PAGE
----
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Exclusive: Jailed billionaire hits out from cell

By Matthew Chance and Maxim Tkachenko, CNN
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Billionaire jailed for opposing Kremlin
  • Mikhail Khodorkovsky, former head of Yukos oil company, answers questions from his prison cell
  • He says new charges are designed to prevent his release
  • He says it's difficult to know if case is based on political calculations, self-interest, or emotion
  • If convicted on new charges he could be jailed for up to a further 22 years

Moscow, Russia (CNN) -- Russia's most famous prisoner, and once its richest citizen, says the latest corruption charges against him are designed to prevent his release from jail.

Mikhail Khodorkovsky, head of the giant Yukos oil company, has been jailed since his arrest, as his private jet was about to take off, in 2003. He was charged with fraud and tax evasion and subsequently sentenced to nine years behind bars. A Moscow court later reduced the sentence to eight years.

At the time of his arrest Khodorkovsky had been funding opposition political parties and considered running for public office himself.

He claims his trial was part of a Kremlin campaign to destroy him and take the company he built from privatization deals of the 1990s. The Kremlin has denied this.

Yukos, once the country's biggest oil producer, eventually went bankrupt in 2006 as a result of a $27.5 billion back-tax bill. A Russian court also ordered Khodorkovsky and his partner to pay about $600 million in back taxes.

But in March last year, when Khodorkovsky and his business partner Platon Lebedev, who was also arrested in 2003 and sentenced to eight years, had only two years left on their sentences, they went on trial on new charges of embezzlement and money laundering.

If convicted, they face up to an additional 22 years in prison

Clearly, Putin finds me more than disagreeable.
--Mikhail Khodorkovsky

In an exclusive interview with CNN, Khodorkovsky maintained his innocence, insisting it is the charges that are fraudulent.

CNN was denied access to the former tycoon but managed to get written questions to him in his jail cell and he was able to respond.

Why have these new charges been brought against you? Do you suspect political motives?

The new charges have been brought to prevent my release from prison. They are undoubtedly politically-motivated since they have no merit whatsoever. To date, the prosecutors have failed to explain where they got the idea that all the oil produced by Yukos had been stolen. And that is exactly what I have been accused of.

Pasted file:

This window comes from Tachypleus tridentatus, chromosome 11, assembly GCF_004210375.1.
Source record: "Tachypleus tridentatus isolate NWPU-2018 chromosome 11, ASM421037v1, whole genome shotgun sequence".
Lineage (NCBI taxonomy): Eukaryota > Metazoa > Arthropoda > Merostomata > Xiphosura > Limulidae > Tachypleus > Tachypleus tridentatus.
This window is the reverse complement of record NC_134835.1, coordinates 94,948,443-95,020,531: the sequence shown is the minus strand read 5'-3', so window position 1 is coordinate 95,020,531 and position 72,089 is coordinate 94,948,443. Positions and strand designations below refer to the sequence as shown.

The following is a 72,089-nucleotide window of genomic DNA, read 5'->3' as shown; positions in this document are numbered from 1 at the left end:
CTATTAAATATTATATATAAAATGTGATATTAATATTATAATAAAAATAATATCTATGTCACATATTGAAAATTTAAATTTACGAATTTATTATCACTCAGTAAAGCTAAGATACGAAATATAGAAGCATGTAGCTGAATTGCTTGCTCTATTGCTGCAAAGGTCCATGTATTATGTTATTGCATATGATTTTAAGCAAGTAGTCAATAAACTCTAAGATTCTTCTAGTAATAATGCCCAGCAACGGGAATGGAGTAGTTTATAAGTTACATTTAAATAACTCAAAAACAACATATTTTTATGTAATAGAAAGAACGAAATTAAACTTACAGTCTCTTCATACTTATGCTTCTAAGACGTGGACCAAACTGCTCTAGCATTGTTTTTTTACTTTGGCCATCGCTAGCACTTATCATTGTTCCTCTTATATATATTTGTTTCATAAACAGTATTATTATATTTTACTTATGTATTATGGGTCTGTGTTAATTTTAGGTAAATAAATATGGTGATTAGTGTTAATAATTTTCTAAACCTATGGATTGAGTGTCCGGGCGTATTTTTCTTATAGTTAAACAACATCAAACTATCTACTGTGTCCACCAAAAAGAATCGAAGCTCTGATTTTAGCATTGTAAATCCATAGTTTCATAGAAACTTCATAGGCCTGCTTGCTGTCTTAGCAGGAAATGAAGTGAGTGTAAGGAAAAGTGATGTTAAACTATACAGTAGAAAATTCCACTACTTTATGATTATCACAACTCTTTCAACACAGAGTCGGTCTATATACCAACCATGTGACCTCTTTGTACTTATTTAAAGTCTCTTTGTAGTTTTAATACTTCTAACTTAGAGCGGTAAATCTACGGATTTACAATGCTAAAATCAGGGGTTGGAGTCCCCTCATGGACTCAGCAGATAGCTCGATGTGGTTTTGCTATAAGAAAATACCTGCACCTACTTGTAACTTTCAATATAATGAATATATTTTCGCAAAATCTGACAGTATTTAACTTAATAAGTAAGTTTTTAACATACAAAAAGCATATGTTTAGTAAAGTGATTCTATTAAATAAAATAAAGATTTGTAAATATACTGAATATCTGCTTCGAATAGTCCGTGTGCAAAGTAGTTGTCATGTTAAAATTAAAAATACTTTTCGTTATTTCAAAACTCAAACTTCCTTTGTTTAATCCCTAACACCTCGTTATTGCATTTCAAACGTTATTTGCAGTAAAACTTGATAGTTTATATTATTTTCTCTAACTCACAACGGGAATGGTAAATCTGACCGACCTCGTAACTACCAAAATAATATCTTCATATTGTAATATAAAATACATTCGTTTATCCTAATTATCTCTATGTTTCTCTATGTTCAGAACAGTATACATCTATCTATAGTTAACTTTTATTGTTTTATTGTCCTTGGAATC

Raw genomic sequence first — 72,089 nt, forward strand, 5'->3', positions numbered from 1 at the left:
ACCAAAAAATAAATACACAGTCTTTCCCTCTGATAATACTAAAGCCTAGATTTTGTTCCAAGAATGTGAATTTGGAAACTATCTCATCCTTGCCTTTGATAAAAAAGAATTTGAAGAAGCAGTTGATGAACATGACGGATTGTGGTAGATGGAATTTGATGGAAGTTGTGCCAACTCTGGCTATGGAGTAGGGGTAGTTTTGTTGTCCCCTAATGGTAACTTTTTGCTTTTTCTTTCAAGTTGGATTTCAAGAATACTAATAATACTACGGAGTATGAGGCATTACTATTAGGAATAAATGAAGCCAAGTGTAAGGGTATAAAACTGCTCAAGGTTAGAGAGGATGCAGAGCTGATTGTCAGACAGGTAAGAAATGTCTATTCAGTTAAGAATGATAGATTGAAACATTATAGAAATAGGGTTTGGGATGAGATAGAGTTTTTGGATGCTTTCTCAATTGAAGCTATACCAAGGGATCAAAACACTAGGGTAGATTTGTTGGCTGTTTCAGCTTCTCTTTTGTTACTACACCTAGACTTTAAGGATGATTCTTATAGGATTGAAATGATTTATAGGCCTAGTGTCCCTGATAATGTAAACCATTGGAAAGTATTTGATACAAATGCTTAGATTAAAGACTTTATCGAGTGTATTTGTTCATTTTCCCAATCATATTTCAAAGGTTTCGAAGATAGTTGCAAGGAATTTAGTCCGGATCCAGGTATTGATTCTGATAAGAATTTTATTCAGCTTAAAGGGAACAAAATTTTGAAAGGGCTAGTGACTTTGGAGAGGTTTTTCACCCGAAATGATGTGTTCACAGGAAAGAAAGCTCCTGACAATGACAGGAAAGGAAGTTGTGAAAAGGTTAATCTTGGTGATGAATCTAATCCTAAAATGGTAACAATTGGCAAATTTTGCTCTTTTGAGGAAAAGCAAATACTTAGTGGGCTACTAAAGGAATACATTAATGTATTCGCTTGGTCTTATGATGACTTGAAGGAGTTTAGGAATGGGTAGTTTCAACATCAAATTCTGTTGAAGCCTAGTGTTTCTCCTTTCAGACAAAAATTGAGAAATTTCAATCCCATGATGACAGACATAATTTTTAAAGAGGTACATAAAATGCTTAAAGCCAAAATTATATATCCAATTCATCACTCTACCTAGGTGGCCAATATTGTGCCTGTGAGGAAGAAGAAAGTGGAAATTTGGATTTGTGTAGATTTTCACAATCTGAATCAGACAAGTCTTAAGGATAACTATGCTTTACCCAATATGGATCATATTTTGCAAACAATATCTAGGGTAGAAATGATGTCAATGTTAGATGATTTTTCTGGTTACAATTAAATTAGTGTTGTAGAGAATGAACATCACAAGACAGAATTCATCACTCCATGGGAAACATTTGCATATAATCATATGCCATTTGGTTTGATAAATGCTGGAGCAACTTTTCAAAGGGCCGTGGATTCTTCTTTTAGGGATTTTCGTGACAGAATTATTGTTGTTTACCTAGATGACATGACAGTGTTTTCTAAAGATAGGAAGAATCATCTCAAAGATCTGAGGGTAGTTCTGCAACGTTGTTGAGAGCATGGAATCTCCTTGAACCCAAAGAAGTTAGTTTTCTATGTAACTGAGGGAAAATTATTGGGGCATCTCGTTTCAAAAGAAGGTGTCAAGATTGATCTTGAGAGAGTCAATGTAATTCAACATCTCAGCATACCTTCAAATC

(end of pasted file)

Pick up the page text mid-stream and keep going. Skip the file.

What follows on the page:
Are you simply defending yourself and your former business, or is there a bigger principle at stake?

It was a painful experience for me to see my perfectly functional company laid to waste. However it is all history now. It is common knowledge today that things like a ban on businesses to finance independent opposition [parties], widespread illegal takeovers of property in Russia, and a manifold increase in corruption-motivated arrests of businessmen (their businesses are then seized), all began with the Yukos case.

Since Yukos was first seized, the cost of corruption in the [Russian] economy has grown from $30 billion to $240-300 billion. My trial is both a landmark and a symbol for this country.

Has your time in prison served any positive purpose?

At a certain point in my life I realized that I personally needed to do something to help build civil society in this country. However it was difficult for me to break free from what was a comfortable business routine, both psychologically and in terms of the public's perception of me. In that particular sense, prison has given me a chance to stop and rethink my values.

To what extent has this become a personal battle between you and Vladimir Putin?

Clearly, Putin finds me more than disagreeable. It's difficult for me to say to what extent my persecution and prosecution are based on political calculations, self-interest, or emotion. As for me, my career in business has taught me to keep my emotions under control.

What does your legal situation say about the rule of law in Russia?

There is not one serious-minded individual in Russia right now who would tell you that this trial is lawful. There is talk of whether such methods of achieving political goals are acceptable, and whether the goals are appropriate in the first place.

That the motives are political is no longer -- and hasn't been for a long time -- a subject for discussion. The legally sophisticated part of [Russian] society has also reached a consensus that charges against me are knowingly absurd. Therefore even answering a question about rule of law would be redundant.